In Fall of 2021, while taking IST 613, Brooke Vitagliano proposed a project to bring awareness to the recreational resources available at public libraries. At the time, the idea and the project documents that came of it were just an assignment required for the class. Today, it is an actual guide on the Syracuse University Libraries website. 

In IST 613 every student is required to partner with a librarian and a library to propose a project, identifying a need that isn’t being met by the library in the community they choose, and then detailing how one could go about solving that problem. It is up to the student to decide between an academic or a public library, as both libraries serve different purposes.What makes Brooke’s project unique is that they actually saw their proposed project be brought to life through collaboration with SU Library Staff. 

Prior to fall 2021, John Stawarz, an Online Learning Librarian at SU, was teaching the IST 613 class to graduate students in the Library and Information program in the iSchool. However, last fall, he decided to become a partner librarian. He spent the semester closely working with Brooke to develop their project. Both John and Brooke were able to contribute to the success of the project because of their extensive backgrounds in academic and public libraries respectively.  

Together, they saw the strengths in academic libraries having endless databases and journal articles. Yet, they found that academic libraries lacked the “fun stuff”. Coming out of the pandemic, they saw a rise in popularity for popular fiction and nonfiction, as well as people looking for an outlet to help with the stress and anxiety associated with disruptions caused by the pandemic. This is where academic libraries faltered. Whereas academic libraries provide important resources used for academic and professional endeavors, public libraries provide the resources for fun and relaxation.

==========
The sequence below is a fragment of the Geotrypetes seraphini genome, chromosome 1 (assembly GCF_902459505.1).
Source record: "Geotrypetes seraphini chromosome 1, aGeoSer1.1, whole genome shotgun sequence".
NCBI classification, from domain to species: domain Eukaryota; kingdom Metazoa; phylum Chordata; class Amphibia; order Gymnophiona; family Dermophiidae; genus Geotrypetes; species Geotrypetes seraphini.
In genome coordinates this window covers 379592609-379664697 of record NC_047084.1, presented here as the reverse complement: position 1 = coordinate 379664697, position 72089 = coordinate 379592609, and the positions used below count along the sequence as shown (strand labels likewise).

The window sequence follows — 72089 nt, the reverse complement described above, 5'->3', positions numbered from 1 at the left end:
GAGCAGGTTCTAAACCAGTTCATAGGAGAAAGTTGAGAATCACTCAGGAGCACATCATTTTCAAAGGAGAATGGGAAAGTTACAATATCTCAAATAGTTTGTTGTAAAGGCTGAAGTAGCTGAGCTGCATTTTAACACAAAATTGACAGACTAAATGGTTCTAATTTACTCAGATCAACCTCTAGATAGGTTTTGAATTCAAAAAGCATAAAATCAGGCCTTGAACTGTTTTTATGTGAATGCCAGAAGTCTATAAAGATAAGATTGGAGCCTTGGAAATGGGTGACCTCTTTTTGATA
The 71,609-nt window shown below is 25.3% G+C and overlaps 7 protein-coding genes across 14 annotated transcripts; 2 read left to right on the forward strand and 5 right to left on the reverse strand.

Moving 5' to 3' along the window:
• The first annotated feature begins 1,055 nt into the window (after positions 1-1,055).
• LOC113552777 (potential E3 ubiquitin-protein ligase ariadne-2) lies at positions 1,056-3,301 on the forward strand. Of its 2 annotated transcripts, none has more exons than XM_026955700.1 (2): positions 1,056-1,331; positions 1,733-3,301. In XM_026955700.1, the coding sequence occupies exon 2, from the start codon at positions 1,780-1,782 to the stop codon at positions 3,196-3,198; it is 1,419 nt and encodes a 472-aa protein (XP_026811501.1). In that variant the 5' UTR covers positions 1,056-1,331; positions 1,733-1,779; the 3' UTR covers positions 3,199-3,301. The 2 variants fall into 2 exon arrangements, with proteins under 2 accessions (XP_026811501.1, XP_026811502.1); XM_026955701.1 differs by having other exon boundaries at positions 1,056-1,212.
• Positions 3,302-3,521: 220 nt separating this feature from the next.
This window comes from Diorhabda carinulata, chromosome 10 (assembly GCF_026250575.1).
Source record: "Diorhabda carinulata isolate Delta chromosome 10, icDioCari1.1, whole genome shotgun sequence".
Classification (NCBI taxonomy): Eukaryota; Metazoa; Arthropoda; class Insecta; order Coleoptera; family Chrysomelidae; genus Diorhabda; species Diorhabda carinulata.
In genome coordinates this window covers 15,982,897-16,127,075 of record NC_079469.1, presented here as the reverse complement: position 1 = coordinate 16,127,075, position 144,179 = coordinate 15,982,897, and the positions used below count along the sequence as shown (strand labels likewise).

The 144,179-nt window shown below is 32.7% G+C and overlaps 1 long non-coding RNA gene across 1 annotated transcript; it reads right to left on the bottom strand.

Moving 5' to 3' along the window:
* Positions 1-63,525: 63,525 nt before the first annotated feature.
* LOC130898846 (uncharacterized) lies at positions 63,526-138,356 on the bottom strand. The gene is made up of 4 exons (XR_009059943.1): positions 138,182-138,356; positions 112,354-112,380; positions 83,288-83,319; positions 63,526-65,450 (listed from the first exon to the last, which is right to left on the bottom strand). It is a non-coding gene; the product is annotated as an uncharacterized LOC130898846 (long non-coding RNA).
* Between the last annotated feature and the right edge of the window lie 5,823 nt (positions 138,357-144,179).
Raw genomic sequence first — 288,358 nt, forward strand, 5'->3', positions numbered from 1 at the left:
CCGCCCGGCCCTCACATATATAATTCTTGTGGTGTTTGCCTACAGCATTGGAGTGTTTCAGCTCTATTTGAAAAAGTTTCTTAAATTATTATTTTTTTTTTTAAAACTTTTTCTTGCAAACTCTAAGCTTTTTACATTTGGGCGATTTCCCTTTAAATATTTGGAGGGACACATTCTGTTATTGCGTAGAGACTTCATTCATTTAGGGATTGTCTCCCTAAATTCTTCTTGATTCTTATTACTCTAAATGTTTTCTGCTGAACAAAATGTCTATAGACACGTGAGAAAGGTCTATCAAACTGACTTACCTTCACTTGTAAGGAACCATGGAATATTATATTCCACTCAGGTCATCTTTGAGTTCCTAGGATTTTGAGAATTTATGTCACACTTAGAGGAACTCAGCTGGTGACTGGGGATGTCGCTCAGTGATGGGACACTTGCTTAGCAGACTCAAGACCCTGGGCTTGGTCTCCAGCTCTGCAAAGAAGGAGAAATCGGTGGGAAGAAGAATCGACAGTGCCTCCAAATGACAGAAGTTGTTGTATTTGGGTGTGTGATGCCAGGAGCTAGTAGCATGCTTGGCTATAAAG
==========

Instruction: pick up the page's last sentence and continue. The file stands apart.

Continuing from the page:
Public libraries typically contain more recreational resources than academic libraries. For example, with a membership, a public library patron could have access to a number of popular and highly sought out audiobooks and ebooks. These resources are free with a membership and can be accessed immediately on multiple devices. Many academic libraries don’t have the budget or space to hold the current bestsellers or distribute them electronically. 

The goal was to inform SU students of the number of resources available at local public libraries. To do this, Brooke and John used the already existing project plan and brought on Natalie LoRusso, a User Experience Librarian at SU, to create the Public Libraries Guide. They contacted county public library officials and worked with the communications team of the Syracuse Library and within six months the guide was published.

“It’s a great example of collaboration not just with university libraries and public libraries but also the iSchool as well”, John shared.

The Public Libraries Guide is an introduction to just some of the many resources available at public libraries. It provides information on the benefits and the steps to take to join a public library. There are links to the websites of the Onondaga County Public Libraries and the New York Public Library, accessible to students living in or around Syracuse. For those not in New York, there is a link to a public library finder.